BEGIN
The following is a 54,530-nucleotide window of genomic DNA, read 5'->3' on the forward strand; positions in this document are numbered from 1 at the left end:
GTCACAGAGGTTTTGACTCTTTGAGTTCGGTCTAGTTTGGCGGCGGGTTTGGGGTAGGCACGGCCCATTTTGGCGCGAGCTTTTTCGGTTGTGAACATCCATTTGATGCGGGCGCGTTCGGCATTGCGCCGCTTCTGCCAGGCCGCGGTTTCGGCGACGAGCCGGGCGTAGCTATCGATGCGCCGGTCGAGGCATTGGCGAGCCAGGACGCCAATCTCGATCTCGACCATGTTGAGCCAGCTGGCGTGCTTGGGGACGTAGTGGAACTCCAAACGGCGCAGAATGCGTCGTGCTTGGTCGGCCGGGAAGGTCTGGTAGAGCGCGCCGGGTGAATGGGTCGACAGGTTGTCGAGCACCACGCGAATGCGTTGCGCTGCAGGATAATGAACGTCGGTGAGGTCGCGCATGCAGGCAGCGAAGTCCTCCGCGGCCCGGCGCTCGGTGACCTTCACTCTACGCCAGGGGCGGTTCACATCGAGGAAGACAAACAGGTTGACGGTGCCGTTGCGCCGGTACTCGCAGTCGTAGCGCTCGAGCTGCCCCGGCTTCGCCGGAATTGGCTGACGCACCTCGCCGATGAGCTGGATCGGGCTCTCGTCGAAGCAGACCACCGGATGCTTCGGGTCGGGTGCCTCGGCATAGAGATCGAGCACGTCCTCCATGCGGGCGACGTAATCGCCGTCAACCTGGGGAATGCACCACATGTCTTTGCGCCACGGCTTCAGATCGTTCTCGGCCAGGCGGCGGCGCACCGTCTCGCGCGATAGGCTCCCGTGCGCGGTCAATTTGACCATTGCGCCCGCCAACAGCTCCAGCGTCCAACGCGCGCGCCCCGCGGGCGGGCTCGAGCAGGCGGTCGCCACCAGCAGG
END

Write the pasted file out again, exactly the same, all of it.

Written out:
The following is a 54,530-nucleotide window of genomic DNA, read 5'->3' on the forward strand; positions in this document are numbered from 1 at the left end:
GTCACAGAGGTTTTGACTCTTTGAGTTCGGTCTAGTTTGGCGGCGGGTTTGGGGTAGGCACGGCCCATTTTGGCGCGAGCTTTTTCGGTTGTGAACATCCATTTGATGCGGGCGCGTTCGGCATTGCGCCGCTTCTGCCAGGCCGCGGTTTCGGCGACGAGCCGGGCGTAGCTATCGATGCGCCGGTCGAGGCATTGGCGAGCCAGGACGCCAATCTCGATCTCGACCATGTTGAGCCAGCTGGCGTGCTTGGGGACGTAGTGGAACTCCAAACGGCGCAGAATGCGTCGTGCTTGGTCGGCCGGGAAGGTCTGGTAGAGCGCGCCGGGTGAATGGGTCGACAGGTTGTCGAGCACCACGCGAATGCGTTGCGCTGCAGGATAATGAACGTCGGTGAGGTCGCGCATGCAGGCAGCGAAGTCCTCCGCGGCCCGGCGCTCGGTGACCTTCACTCTACGCCAGGGGCGGTTCACATCGAGGAAGACAAACAGGTTGACGGTGCCGTTGCGCCGGTACTCGCAGTCGTAGCGCTCGAGCTGCCCCGGCTTCGCCGGAATTGGCTGACGCACCTCGCCGATGAGCTGGATCGGGCTCTCGTCGAAGCAGACCACCGGATGCTTCGGGTCGGGTGCCTCGGCATAGAGATCGAGCACGTCCTCCATGCGGGCGACGTAATCGCCGTCAACCTGGGGAATGCACCACATGTCTTTGCGCCACGGCTTCAGATCGTTCTCGGCCAGGCGGCGGCGCACCGTCTCGCGCGATAGGCTCCCGTGCGCGGTCAATTTGACCATTGCGCCCGCCAACAGCTCCAGCGTCCAACGCGCGCGCCCCGCGGGCGGGCTCGAGCAGGCGGTCGCCACCAGCAGG